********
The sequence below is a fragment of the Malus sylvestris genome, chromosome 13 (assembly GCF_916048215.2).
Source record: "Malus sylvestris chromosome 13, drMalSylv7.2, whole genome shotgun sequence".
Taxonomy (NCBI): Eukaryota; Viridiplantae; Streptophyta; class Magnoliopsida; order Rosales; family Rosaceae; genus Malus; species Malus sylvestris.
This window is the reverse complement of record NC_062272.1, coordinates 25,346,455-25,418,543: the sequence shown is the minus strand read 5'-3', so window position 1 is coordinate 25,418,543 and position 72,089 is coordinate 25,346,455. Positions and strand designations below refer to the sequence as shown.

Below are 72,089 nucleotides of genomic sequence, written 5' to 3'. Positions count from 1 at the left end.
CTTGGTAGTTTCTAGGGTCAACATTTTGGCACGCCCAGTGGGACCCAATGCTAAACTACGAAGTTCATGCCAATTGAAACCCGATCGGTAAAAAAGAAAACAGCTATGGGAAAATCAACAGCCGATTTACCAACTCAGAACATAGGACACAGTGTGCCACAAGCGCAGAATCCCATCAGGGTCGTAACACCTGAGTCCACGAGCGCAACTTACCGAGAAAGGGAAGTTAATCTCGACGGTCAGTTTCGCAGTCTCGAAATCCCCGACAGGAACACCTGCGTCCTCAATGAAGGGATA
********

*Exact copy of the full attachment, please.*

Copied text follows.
The sequence below is a fragment of the Malus sylvestris genome, chromosome 13 (assembly GCF_916048215.2).
Source record: "Malus sylvestris chromosome 13, drMalSylv7.2, whole genome shotgun sequence".
Taxonomy (NCBI): Eukaryota; Viridiplantae; Streptophyta; class Magnoliopsida; order Rosales; family Rosaceae; genus Malus; species Malus sylvestris.
This window is the reverse complement of record NC_062272.1, coordinates 25,346,455-25,418,543: the sequence shown is the minus strand read 5'-3', so window position 1 is coordinate 25,418,543 and position 72,089 is coordinate 25,346,455. Positions and strand designations below refer to the sequence as shown.

Below are 72,089 nucleotides of genomic sequence, written 5' to 3'. Positions count from 1 at the left end.
CTTGGTAGTTTCTAGGGTCAACATTTTGGCACGCCCAGTGGGACCCAATGCTAAACTACGAAGTTCATGCCAATTGAAACCCGATCGGTAAAAAAGAAAACAGCTATGGGAAAATCAACAGCCGATTTACCAACTCAGAACATAGGACACAGTGTGCCACAAGCGCAGAATCCCATCAGGGTCGTAACACCTGAGTCCACGAGCGCAACTTACCGAGAAAGGGAAGTTAATCTCGACGGTCAGTTTCGCAGTCTCGAAATCCCCGACAGGAACACCTGCGTCCTCAATGAAGGGATA